1) slip as under most layer, of plain, breathable cotton, with a full bottom for easy movement, and the long new princess line;

2)  dress in dark shade in cotton, front closure for easy on/off without help;

3) very plain Monobosum corset as from a catalog; the cheapest look, but well fitted;

4) starched apron with the semi “V” front and cross in back with a wide waist to accomodate a belt;

5) custom elastic belt with chatelaine and hook;

6) appropriate accessories – nurse’s watch, chatelaine, etct;

7) large institute cap, showing senior status of a “Lady Nurse”.

Because there was a time constraint on this project, we skipped sketches and the gathering of final fabric examples (which were pretty boring photos of white on white when you get down to it anyway!) and went right to build – from our head!


The research for this project we just went through above, and many of the items from that same Ellie project, will be handed on to Jennifer for her project.  Jennifer will buy Ellie’s:

  • Cap
  • Chatelaine with tools and hook
  • Watch Locket

and we will make for her custom and to her personal taste:

  • Dress
  • Slip
  • Apron
  • Belt

There are a few differences in the design, mostly because of what Ellie reported as the pluses and minuses in wearing her ensemble; what we learned from having built this before:

What we will KEEP from the prior design:

    • Lovely shape of the dress’s skirt with the white pleat in the back, and if possible, the bias trim which uses striped fabric so beautifully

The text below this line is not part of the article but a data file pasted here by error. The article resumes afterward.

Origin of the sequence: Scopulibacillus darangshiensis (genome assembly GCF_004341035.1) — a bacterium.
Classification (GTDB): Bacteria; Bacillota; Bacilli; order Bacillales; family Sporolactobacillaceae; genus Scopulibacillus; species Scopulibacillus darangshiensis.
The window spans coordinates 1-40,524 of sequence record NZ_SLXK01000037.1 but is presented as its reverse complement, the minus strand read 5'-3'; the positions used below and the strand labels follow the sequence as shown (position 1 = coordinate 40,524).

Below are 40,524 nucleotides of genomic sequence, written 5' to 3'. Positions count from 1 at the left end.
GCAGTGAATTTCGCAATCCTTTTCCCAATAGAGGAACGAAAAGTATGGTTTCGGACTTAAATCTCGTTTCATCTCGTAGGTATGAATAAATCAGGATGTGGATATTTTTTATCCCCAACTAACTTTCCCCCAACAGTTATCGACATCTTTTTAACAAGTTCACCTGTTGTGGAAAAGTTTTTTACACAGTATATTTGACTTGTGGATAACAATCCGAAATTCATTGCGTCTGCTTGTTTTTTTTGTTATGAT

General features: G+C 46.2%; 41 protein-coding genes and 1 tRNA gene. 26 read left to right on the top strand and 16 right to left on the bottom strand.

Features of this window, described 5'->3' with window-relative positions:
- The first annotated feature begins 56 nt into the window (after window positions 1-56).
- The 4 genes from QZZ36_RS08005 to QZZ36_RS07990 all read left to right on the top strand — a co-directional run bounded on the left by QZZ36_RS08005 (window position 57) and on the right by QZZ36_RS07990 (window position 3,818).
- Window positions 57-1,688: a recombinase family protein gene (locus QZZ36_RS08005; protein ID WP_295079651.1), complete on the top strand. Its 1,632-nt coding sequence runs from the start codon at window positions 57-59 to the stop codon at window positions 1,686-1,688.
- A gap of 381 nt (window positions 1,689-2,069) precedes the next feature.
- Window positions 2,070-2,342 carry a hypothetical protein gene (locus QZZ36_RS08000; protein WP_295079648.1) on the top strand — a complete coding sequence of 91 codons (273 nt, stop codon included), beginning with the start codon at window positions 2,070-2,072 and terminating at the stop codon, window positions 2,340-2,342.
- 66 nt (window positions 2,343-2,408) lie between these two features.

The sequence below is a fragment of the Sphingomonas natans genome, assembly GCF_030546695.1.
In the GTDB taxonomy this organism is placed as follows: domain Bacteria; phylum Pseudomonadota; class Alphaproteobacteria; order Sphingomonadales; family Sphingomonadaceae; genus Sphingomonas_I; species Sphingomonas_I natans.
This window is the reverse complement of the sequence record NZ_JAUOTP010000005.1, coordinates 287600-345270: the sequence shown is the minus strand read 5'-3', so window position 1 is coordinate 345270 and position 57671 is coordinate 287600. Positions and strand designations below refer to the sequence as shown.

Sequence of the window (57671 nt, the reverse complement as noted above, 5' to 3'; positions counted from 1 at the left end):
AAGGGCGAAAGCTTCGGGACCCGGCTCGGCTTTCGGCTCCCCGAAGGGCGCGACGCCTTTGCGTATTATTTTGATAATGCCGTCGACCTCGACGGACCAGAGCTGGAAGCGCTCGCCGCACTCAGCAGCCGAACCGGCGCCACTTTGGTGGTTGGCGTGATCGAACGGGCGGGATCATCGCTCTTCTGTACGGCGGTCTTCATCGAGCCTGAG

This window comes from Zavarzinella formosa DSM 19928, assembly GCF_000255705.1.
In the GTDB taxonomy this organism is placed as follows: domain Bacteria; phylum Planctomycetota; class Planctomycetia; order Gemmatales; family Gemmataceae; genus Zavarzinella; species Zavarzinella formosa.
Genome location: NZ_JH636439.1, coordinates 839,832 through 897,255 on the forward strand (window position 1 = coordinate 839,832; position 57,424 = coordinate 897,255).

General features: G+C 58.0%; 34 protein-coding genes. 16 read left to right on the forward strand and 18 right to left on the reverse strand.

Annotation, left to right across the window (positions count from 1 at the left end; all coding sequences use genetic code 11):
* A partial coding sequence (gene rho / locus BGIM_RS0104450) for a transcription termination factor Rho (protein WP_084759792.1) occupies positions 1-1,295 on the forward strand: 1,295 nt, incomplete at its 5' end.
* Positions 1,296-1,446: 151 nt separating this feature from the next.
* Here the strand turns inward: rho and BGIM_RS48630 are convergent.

• Mother of Pearl Buttons – front button closure on dress; back closure on slip
    • Set collar and cuffs – white (as opposed to removeable)
    • Perfect fit with waist fitted to the corset, and the “pouch” of the Edwardians
    • Silhouette of the slip
    • Apron will be exactly the same but properly sized.  This was entirely our own design from photos, so we can do it again!

What we will CHANGE from prior design:

  • No pleats on slip.  As the bottom layer, this was washed a lot, and ironing the pleats was a pain.  We’ll use a wide gather with a pretty edge instead; perhaps do some embroidery somewhere
  • Adjustable neckline using insert lace or a simple casing.  The neckline was set on Ellie’s; needs more flexibility for Jennifers
  • Shoulder pleats may modify.  The Edwardian shape is made with a huge 3″ pleat on the shoulders which is great for tiny women with little waists, but awkward on women who might have wider waists than shoulders.  We will drape this so it is flattering and helps give the proper silhouette


Appropriate In Stock for Dress (among others)

These are by far not the only ones we looked at, but the best options:

Range of tans with indigo or pink
Soft green
Bright blue

Newly found for dress

Patterned pinks

Striped greens
Patterned Pinks
Textured darks
Candy striper pink or floral

Found for slip

Laces and Edgings

Which Color Scheme??